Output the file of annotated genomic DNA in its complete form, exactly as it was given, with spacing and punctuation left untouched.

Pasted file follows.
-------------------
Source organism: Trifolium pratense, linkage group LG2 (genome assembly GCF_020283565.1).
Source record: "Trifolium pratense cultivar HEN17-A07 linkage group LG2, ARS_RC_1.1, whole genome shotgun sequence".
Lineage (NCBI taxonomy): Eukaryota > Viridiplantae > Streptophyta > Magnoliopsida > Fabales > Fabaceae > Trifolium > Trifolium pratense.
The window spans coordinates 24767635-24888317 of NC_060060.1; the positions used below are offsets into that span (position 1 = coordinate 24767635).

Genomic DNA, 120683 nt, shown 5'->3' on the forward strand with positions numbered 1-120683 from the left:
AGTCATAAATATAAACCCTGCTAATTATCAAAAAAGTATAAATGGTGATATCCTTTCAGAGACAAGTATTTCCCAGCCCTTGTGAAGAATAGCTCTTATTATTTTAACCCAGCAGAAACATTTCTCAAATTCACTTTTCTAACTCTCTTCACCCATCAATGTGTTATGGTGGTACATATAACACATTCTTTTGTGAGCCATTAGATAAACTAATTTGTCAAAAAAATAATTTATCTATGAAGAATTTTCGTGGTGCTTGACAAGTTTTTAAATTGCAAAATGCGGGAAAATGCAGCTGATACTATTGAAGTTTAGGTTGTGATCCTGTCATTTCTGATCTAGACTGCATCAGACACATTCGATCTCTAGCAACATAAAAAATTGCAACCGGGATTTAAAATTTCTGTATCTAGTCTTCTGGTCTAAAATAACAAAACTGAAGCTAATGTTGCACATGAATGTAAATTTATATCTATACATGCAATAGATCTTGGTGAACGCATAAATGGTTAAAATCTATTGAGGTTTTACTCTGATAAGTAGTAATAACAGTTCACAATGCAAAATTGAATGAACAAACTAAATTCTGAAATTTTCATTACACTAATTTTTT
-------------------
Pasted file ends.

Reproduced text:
Source organism: Trifolium pratense, linkage group LG2 (genome assembly GCF_020283565.1).
Source record: "Trifolium pratense cultivar HEN17-A07 linkage group LG2, ARS_RC_1.1, whole genome shotgun sequence".
Lineage (NCBI taxonomy): Eukaryota > Viridiplantae > Streptophyta > Magnoliopsida > Fabales > Fabaceae > Trifolium > Trifolium pratense.
The window spans coordinates 24767635-24888317 of NC_060060.1; the positions used below are offsets into that span (position 1 = coordinate 24767635).

Genomic DNA, 120683 nt, shown 5'->3' on the forward strand with positions numbered 1-120683 from the left:
AGTCATAAATATAAACCCTGCTAATTATCAAAAAAGTATAAATGGTGATATCCTTTCAGAGACAAGTATTTCCCAGCCCTTGTGAAGAATAGCTCTTATTATTTTAACCCAGCAGAAACATTTCTCAAATTCACTTTTCTAACTCTCTTCACCCATCAATGTGTTATGGTGGTACATATAACACATTCTTTTGTGAGCCATTAGATAAACTAATTTGTCAAAAAAATAATTTATCTATGAAGAATTTTCGTGGTGCTTGACAAGTTTTTAAATTGCAAAATGCGGGAAAATGCAGCTGATACTATTGAAGTTTAGGTTGTGATCCTGTCATTTCTGATCTAGACTGCATCAGACACATTCGATCTCTAGCAACATAAAAAATTGCAACCGGGATTTAAAATTTCTGTATCTAGTCTTCTGGTCTAAAATAACAAAACTGAAGCTAATGTTGCACATGAATGTAAATTTATATCTATACATGCAATAGATCTTGGTGAACGCATAAATGGTTAAAATCTATTGAGGTTTTACTCTGATAAGTAGTAATAACAGTTCACAATGCAAAATTGAATGAACAAACTAAATTCTGAAATTTTCATTACACTAATTTTTT